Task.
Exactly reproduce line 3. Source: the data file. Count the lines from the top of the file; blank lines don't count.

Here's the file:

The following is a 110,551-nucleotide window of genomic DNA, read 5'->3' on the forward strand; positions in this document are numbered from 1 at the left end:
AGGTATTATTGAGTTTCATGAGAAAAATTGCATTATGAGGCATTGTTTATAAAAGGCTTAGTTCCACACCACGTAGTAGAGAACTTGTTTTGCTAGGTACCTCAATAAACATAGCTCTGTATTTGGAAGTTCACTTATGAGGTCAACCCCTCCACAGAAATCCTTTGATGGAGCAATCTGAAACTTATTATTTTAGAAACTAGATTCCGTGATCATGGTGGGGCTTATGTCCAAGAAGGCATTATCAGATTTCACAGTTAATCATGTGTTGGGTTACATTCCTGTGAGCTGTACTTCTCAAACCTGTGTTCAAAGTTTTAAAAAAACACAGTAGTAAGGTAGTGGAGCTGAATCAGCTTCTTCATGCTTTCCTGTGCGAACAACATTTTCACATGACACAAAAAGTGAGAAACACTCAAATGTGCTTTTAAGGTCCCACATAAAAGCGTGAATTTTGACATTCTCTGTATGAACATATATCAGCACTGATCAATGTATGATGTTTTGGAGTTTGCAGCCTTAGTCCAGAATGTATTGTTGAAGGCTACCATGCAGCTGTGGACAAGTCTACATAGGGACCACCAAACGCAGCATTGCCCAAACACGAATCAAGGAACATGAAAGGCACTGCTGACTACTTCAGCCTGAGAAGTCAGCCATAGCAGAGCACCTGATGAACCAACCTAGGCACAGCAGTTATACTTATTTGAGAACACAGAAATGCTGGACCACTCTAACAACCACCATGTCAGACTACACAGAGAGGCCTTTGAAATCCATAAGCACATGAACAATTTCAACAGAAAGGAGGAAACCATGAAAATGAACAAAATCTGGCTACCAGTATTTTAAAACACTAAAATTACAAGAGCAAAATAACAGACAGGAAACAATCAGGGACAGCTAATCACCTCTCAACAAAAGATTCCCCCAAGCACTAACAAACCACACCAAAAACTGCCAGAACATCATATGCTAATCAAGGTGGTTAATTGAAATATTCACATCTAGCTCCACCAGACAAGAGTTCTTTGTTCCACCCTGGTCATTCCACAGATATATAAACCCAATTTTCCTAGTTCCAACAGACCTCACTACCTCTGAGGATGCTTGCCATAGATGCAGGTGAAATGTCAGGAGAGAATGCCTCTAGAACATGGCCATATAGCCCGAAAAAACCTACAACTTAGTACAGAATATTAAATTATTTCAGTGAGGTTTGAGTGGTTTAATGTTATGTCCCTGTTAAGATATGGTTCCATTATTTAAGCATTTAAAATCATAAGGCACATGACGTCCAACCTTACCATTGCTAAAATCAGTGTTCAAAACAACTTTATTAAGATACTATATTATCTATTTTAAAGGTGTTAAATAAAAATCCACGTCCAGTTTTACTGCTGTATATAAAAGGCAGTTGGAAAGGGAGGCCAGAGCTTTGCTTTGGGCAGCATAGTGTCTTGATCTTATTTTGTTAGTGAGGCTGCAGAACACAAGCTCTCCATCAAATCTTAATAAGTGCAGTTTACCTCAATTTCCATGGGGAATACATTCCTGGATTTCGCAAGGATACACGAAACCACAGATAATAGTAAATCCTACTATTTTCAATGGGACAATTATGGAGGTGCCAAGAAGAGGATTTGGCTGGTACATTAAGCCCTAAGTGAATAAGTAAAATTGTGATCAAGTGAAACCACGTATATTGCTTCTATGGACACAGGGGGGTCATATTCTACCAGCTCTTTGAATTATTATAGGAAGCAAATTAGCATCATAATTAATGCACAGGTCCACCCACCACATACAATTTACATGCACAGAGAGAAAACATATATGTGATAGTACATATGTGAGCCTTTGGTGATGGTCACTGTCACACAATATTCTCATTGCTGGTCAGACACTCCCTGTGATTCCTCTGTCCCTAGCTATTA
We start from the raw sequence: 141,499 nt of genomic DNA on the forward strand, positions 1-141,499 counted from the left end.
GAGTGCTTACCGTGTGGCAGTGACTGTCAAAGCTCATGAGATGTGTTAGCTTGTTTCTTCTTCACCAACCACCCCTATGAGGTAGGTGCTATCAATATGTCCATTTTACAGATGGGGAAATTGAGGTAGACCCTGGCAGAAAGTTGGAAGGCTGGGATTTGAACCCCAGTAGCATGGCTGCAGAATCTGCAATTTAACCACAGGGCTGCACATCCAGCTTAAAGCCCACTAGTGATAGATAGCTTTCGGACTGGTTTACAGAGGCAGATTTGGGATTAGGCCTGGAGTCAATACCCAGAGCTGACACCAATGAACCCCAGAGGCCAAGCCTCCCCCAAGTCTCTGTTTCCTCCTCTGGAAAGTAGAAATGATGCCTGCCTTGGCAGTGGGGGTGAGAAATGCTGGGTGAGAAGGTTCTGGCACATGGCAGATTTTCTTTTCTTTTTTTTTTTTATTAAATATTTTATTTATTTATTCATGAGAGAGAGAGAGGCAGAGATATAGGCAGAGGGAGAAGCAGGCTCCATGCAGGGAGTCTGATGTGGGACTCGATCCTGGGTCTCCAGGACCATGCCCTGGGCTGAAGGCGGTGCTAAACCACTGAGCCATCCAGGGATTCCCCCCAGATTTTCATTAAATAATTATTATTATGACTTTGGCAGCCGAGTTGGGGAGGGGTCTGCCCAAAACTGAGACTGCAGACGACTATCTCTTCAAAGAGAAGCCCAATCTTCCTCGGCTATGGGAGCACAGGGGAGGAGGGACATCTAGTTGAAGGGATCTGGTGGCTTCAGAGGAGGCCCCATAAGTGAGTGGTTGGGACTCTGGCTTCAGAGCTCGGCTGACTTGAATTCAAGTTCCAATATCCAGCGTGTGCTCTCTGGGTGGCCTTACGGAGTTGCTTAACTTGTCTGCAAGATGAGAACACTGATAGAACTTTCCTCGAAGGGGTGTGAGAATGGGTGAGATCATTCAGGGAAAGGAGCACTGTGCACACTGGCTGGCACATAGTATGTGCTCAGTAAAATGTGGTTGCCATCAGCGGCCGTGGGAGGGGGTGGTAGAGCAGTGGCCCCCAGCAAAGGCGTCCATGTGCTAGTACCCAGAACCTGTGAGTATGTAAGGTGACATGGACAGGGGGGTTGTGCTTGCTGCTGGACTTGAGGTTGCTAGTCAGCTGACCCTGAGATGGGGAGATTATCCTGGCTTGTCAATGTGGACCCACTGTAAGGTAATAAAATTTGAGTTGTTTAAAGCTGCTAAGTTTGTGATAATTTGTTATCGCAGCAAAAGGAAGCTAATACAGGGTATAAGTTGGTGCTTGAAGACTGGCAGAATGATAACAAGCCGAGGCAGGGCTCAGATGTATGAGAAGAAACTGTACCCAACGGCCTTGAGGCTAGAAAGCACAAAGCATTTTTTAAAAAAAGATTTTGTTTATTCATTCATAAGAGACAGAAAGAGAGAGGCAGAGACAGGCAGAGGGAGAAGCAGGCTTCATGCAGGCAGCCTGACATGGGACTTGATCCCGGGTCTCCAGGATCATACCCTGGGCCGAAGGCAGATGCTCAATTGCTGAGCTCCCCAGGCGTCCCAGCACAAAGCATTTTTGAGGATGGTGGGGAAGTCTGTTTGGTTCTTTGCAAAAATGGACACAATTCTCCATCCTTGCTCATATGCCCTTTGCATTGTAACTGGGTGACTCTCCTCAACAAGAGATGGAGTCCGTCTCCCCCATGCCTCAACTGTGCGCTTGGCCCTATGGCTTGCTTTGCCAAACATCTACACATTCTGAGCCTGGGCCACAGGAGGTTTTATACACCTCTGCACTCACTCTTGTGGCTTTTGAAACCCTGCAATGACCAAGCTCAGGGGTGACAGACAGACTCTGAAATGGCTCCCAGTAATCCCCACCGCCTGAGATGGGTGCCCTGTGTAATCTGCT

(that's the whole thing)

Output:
We start from the raw sequence: 141,499 nt of genomic DNA on the forward strand, positions 1-141,499 counted from the left end.